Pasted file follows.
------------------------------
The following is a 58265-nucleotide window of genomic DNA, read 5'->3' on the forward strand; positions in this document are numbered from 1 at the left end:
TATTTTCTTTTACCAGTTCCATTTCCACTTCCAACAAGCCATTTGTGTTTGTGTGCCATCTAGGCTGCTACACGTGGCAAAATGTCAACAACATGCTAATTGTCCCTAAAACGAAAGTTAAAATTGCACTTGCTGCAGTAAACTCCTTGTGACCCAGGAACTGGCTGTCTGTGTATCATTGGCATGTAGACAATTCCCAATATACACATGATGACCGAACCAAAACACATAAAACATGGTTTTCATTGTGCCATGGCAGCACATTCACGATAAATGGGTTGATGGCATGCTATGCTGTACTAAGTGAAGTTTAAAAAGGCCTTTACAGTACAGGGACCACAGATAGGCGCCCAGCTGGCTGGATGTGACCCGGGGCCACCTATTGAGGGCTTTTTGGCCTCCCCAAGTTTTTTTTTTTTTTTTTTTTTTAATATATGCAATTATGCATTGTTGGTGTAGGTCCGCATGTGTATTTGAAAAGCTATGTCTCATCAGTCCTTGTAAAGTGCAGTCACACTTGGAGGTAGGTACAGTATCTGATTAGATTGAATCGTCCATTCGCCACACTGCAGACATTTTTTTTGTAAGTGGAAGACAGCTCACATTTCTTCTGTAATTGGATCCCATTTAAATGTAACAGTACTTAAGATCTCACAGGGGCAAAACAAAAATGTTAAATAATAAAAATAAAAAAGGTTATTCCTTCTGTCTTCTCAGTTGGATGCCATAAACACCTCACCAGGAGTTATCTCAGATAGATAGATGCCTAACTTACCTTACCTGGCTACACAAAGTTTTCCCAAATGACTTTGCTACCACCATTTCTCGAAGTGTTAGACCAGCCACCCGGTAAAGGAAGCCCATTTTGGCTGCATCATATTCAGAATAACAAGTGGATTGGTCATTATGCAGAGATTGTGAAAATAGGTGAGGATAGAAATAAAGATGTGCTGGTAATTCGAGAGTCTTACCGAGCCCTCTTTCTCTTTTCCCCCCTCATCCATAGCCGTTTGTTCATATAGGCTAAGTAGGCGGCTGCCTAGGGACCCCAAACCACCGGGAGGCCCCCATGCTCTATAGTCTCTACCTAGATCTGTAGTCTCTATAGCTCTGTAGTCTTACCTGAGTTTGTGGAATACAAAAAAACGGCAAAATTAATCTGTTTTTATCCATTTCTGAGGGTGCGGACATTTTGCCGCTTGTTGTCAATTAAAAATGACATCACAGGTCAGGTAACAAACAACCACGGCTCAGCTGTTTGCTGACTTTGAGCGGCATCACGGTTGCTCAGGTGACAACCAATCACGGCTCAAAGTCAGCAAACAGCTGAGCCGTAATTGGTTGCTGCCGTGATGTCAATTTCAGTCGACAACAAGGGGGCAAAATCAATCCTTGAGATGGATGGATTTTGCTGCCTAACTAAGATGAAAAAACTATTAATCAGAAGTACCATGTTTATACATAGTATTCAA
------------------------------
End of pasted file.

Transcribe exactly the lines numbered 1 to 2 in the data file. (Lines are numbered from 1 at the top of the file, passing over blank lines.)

The following is a 58265-nucleotide window of genomic DNA, read 5'->3' on the forward strand; positions in this document are numbered from 1 at the left end:
TATTTTCTTTTACCAGTTCCATTTCCACTTCCAACAAGCCATTTGTGTTTGTGTGCCATCTAGGCTGCTACACGTGGCAAAATGTCAACAACATGCTAATTGTCCCTAAAACGAAAGTTAAAATTGCACTTGCTGCAGTAAACTCCTTGTGACCCAGGAACTGGCTGTCTGTGTATCATTGGCATGTAGACAATTCCCAATATACACATGATGACCGAACCAAAACACATAAAACATGGTTTTCATTGTGCCATGGCAGCACATTCACGATAAATGGGTTGATGGCATGCTATGCTGTACTAAGTGAAGTTTAAAAAGGCCTTTACAGTACAGGGACCACAGATAGGCGCCCAGCTGGCTGGATGTGACCCGGGGCCACCTATTGAGGGCTTTTTGGCCTCCCCAAGTTTTTTTTTTTTTTTTTTTTTTAATATATGCAATTATGCATTGTTGGTGTAGGTCCGCATGTGTATTTGAAAAGCTATGTCTCATCAGTCCTTGTAAAGTGCAGTCACACTTGGAGGTAGGTACAGTATCTGATTAGATTGAATCGTCCATTCGCCACACTGCAGACATTTTTTTTGTAAGTGGAAGACAGCTCACATTTCTTCTGTAATTGGATCCCATTTAAATGTAACAGTACTTAAGATCTCACAGGGGCAAAACAAAAATGTTAAATAATAAAAATAAAAAAGGTTATTCCTTCTGTCTTCTCAGTTGGATGCCATAAACACCTCACCAGGAGTTATCTCAGATAGATAGATGCCTAACTTACCTTACCTGGCTACACAAAGTTTTCCCAAATGACTTTGCTACCACCATTTCTCGAAGTGTTAGACCAGCCACCCGGTAAAGGAAGCCCATTTTGGCTGCATCATATTCAGAATAACAAGTGGATTGGTCATTATGCAGAGATTGTGAAAATAGGTGAGGATAGAAATAAAGATGTGCTGGTAATTCGAGAGTCTTACCGAGCCCTCTTTCTCTTTTCCCCCCTCATCCATAGCCGTTTGTTCATATAGGCTAAGTAGGCGGCTGCCTAGGGACCCCAAACCACCGGGAGGCCCCCATGCTCTATAGTCTCTACCTAGATCTGTAGTCTCTATAGCTCTGTAGTCTTACCTGAGTTTGTGGAATACAAAAAAACGGCAAAATTAATCTGTTTTTATCCATTTCTGAGGGTGCGGACATTTTGCCGCTTGTTGTCAATTAAAAATGACATCACAGGTCAGGTAACAAACAACCACGGCTCAGCTGTTTGCTGACTTTGAGCGGCATCACGGTTGCTCAGGTGACAACCAATCACGGCTCAAAGTCAGCAAACAGCTGAGCCGTAATTGGTTGCTGCCGTGATGTCAATTTCAGTCGACAACAAGGGGGCAAAATCAATCCTTGAGATGGATGGATTTTGCTGCCTAACTAAGATGAAAAAACTATTAATCAGAAGTACCATGTTTATACATAGTATTCAA